I hope that you someday do a little research on Surry and Stokes County NC. A lot of FPOC seemed to have settled that area, and it appears that they may have originated from the areas you often mention. Others seem to float between Va. and NC, but a lot of Sizemore and Donahoo applications were made to Guion Miller from this area. There were many others from various well known claimants such as Revel, Bryant, Payne, Strickland, Johns, Carter, Donathan, Barber, and Hill. I found quite a bit on the Hill family there, and there seemed to be movement between Surry NC and Wythe County Va. I found Merilla Hill in as early as 1810 Surry with 9 “Other Free” listed in the home, but I think that they pre-date 1810 and were marked as White.

    On down into Stokes there are further extensions of these FPOC families like Mitchell, Evans, Stuart/Stewart, James, Hill, Riddle, Goins(tons), etc… of which Benjamin Evans and Lucy Mitchell are my ancestors who show a marriage in Granville NC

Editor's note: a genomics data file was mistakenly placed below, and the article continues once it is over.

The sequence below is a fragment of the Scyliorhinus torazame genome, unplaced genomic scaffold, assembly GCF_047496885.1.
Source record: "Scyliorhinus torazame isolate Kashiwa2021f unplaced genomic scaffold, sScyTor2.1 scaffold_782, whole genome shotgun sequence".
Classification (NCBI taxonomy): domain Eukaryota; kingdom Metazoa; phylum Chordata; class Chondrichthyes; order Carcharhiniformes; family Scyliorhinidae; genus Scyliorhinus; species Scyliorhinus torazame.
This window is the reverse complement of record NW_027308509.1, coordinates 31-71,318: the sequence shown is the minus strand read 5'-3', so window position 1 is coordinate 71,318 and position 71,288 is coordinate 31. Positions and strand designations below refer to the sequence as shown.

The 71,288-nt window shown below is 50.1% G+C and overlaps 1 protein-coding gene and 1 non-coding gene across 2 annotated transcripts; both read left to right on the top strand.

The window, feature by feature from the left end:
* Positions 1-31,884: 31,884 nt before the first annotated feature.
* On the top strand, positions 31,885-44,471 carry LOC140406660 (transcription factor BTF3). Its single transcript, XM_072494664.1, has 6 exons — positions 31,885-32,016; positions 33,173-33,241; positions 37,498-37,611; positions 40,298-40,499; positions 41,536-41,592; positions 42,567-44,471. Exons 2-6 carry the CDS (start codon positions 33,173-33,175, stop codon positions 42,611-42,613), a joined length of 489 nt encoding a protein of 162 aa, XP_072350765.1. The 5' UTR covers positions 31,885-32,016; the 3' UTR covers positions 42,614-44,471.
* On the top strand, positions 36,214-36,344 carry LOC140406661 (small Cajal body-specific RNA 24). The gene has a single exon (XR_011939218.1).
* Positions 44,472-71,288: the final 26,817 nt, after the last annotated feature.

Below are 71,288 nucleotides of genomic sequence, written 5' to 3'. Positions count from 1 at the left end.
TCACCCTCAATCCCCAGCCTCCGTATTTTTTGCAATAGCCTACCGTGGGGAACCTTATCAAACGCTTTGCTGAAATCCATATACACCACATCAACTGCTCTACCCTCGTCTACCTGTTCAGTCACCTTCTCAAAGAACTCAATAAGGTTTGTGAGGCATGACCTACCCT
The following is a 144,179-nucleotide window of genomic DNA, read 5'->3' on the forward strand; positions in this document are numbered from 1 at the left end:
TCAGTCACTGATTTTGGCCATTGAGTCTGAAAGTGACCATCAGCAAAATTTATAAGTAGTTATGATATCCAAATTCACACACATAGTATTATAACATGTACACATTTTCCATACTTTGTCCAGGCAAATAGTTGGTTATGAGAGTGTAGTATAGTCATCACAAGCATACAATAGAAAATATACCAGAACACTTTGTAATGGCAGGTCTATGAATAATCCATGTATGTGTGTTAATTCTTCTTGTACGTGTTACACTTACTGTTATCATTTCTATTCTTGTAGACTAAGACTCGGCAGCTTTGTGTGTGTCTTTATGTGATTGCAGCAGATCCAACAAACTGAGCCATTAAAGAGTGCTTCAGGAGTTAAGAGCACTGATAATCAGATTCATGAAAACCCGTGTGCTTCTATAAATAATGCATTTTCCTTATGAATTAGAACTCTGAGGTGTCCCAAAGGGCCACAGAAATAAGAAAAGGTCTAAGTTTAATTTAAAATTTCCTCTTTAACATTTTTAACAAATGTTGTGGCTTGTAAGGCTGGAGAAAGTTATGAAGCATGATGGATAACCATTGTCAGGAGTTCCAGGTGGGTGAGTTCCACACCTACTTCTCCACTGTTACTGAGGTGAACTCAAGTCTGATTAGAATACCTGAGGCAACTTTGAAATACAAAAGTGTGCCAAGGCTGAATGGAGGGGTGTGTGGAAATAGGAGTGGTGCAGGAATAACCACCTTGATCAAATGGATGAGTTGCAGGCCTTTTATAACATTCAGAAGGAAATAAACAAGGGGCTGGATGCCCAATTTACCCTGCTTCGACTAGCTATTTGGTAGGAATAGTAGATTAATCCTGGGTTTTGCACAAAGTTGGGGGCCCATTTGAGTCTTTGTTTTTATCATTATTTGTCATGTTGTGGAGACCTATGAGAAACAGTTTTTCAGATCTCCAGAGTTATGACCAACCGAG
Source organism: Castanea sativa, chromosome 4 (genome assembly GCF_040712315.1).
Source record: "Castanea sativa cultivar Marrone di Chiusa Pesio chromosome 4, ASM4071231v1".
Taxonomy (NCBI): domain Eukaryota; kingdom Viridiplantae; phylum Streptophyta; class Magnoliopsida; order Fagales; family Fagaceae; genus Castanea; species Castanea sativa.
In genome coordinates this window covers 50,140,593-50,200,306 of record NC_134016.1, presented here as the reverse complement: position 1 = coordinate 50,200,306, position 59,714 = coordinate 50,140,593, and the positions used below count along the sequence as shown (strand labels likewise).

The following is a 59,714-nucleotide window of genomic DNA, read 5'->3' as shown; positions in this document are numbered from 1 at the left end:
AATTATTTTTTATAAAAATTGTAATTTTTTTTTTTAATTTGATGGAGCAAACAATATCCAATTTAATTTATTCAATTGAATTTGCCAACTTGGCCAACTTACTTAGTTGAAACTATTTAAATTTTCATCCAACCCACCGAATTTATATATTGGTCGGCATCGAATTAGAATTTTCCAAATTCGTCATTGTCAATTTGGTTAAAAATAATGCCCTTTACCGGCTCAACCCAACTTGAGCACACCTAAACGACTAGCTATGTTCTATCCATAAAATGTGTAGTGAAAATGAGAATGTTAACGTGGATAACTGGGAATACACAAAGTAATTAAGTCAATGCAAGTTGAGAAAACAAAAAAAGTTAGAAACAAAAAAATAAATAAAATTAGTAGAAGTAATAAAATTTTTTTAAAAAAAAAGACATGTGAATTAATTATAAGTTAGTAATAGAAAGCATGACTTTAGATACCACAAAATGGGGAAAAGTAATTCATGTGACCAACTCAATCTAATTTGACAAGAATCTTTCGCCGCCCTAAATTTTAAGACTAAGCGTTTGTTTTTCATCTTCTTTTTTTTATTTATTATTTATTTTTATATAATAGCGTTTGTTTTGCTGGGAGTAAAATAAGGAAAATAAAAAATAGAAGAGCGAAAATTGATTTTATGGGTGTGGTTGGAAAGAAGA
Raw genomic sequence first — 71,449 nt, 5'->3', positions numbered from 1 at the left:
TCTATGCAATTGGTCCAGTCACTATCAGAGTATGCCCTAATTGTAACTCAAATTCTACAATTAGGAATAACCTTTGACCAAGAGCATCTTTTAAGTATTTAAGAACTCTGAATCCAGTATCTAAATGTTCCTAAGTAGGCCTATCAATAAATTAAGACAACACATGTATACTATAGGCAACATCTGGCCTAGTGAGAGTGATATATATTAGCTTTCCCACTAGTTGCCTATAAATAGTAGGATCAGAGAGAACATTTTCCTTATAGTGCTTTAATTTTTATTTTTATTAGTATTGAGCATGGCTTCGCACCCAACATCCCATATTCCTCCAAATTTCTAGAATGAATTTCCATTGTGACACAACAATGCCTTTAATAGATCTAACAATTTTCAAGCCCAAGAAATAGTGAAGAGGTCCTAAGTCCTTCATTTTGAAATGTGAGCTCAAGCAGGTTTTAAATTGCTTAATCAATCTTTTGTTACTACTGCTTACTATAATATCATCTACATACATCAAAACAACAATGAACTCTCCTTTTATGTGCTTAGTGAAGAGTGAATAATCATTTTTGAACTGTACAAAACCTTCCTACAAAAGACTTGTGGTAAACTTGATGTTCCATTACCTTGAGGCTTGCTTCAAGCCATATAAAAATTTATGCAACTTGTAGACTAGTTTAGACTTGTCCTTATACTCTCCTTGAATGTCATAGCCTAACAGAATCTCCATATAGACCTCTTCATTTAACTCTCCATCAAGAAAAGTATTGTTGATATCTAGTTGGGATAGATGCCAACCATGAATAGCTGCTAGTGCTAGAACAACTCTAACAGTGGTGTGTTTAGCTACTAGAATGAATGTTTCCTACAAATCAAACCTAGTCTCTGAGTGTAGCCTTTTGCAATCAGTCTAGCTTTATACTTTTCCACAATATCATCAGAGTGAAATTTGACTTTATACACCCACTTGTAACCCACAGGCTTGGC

3. My people descend from Tuscarora-machapungo- Mattamuskeet indian nations. Our names are Boston,Brooks,Pierce,Mackey,Smith,Cordons,Cotanch,Biggs,Shephard,Barber,Chance,Reid,Wiggans,Blount and James. The names above we are related too small world.

  4. I forgot to include that my Family is from Free Union/ Pineywoods, Jamesville,N.C

  5. My name is Eugene Armstrong Jr.
    My great great grandfather George Sutton wife named Rosetta Perry
    Born in Perquiman County 1832.
    The 1850’s census says same as this article.
    He was a private in the US Colored Troops.
    I’m seeking information about his indengenous heritage if any.
    Also his father may have been a confederate white soldier named Thomas Sutton who relocated to Tennesseesee
    Thank you

  6. Talib Cornelius says:

    I have Mackey (Mckee) in my family line. Through my mother and her mother and pretty sure Patience is one of the names. Seems that the tribes in NC mixed a lot with Scotish.